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NR droop or not in OEI CTO

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NR droop or not in OEI CTO

Old 10th Oct 2020, 06:04
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Question NR droop or not in OEI CTO

Does anybody know which way has more lift in OEI CTO of FADEC (EEC) helicopter to droop NR at some extent or no droop at all?

The instructor I met in the past said to me that to droop NR to the minimum of OEI NR range if needed below Vtoss gives us more lift results in smaller height loss but after passing Vtoss to recover NR without droop gives us more lift.

I found the article on AOPA HP that the combination of best range speed and minimum continuous NR in autorotation gives us best range due to lift to drag ratio.

Is this true to OEI CTO until Vtoss mentioned above?
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Old 10th Oct 2020, 06:12
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You don't specify which helicopter you are talking about but generally, drooping Nr to achieve Vtoss in a OEI CTO is a standard procedure as per your RFM as is recovering Nr to normal after Vtoss to improve rate of climb..

It is also quite common to droop Nr in auto to get extended range - this works better on lighter singles than heavy twins.
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Old 10th Oct 2020, 09:25
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Probably one of the only scenarios in life where droop is a good thing.........
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Old 10th Oct 2020, 10:05
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Maybe this is a language thing.... But I feel a confusion between "droop" and "adjusting Nr".



To me, droop is something that happens when the engine cannot deliver the amount of power required, hence the RPM drops.
(this is something we regularly test on maintenance flights... In oei conditions, pull pitch until the rpm drops....).

Adjusting or lowering rpm to maintain a certain power setting is not "droop" as far as I understand it...

Correct?
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Old 10th Oct 2020, 10:58
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I don't think we are talking about beeping down Nr in either configuration, it is definitely droop.

In the OEI CTO the remaining engine is at max so raising the lever will decay Nr - iaw the RFM procedure.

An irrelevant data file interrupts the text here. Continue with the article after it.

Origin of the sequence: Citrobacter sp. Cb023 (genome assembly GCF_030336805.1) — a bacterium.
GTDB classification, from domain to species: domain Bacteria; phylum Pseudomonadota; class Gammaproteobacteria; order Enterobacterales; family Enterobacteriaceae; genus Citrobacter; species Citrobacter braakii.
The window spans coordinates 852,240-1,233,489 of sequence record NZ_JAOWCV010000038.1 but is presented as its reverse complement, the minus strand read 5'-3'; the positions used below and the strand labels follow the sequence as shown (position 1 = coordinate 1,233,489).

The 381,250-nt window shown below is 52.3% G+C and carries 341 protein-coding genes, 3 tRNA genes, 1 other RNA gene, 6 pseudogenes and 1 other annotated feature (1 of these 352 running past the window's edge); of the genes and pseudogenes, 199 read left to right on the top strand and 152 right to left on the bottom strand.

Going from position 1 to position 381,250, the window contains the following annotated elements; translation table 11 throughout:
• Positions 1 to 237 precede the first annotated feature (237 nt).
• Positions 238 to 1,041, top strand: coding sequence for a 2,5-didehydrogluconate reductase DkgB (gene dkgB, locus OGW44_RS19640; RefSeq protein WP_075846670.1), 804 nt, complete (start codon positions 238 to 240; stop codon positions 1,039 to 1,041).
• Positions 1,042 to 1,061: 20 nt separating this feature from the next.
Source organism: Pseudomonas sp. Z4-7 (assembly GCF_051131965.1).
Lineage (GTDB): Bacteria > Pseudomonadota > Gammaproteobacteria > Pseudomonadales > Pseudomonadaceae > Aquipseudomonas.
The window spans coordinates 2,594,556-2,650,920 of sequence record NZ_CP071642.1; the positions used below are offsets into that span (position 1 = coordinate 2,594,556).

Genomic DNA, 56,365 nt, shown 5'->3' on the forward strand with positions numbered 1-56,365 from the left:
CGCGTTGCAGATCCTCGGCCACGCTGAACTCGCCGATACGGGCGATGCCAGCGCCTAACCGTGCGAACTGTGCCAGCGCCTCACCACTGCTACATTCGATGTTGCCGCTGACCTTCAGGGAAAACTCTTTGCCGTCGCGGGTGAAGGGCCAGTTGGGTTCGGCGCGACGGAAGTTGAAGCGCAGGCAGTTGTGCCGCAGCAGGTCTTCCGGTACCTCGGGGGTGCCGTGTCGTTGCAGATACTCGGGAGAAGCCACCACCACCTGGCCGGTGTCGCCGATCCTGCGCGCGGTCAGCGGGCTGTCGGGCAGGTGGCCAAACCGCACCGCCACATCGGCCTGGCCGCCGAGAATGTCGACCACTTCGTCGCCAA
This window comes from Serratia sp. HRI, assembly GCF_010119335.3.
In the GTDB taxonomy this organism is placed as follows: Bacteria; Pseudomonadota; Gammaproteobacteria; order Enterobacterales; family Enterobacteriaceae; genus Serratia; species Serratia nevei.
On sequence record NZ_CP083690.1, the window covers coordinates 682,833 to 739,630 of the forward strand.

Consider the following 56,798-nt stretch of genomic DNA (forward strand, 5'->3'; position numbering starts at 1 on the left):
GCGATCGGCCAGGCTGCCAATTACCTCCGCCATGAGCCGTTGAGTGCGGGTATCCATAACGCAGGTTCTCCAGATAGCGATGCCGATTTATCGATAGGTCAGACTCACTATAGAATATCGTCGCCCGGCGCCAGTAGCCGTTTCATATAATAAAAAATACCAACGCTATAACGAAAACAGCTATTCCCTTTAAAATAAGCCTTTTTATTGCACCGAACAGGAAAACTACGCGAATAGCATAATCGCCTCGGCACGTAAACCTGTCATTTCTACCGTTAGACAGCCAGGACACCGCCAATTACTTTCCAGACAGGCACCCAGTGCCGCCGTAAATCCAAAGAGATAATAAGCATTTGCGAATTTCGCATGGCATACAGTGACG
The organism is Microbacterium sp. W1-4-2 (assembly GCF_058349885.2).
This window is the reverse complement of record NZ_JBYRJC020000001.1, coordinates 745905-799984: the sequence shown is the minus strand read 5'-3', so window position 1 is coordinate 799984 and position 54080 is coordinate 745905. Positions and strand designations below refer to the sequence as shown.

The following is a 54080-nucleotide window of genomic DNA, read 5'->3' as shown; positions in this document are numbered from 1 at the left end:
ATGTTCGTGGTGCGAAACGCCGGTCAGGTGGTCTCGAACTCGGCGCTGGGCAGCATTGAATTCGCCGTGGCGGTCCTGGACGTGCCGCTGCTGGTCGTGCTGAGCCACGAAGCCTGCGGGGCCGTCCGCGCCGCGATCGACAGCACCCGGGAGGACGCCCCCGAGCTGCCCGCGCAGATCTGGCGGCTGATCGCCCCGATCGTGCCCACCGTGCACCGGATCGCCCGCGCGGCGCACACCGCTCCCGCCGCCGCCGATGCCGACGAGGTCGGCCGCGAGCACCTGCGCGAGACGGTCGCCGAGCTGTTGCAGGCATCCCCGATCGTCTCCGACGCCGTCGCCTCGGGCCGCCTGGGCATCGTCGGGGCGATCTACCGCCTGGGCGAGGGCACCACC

In the autorotation scenario you are also drooping Nr by raising the lever such that the autorotative force cannot drive the rotors as fast.

In both cases the aim is to produce a change in the L/D ratio to gain more lift for a specific purpose.

Last edited by [email protected]; 11th Oct 2020 at 07:44.
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Old 10th Oct 2020, 12:00
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Crab has it: "the aim is to produce a change in the L/D ratio to gain more lift".
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Old 11th Oct 2020, 06:27
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The lack of understanding is largely due to poor explanation in the RFM. In the types on which I teach, you are supposed to droop Nr to continu the T/O "to min 90%"

The point is - drooping the Nr is the only way that you are extracting the full power from the remaining engine. If its not drooping, there is something left which you are not using.
The figure of 90% of course is a LIMIT, but lots of people, including many instructors see it as a TARGET
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Old 11th Oct 2020, 12:32
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Well, you are partially right in that if one droops the NR, the pilot has put the engine on whatever the limiter has installed, power-wise, but that isn’t the point Crab made, which is to set the collective at an NR providing the maximum lift to drag ratio for the rotor-meaning at that Nr, the pilot has achieved, balancing engine power and rotor lift efficiency, the maximum rotor lift.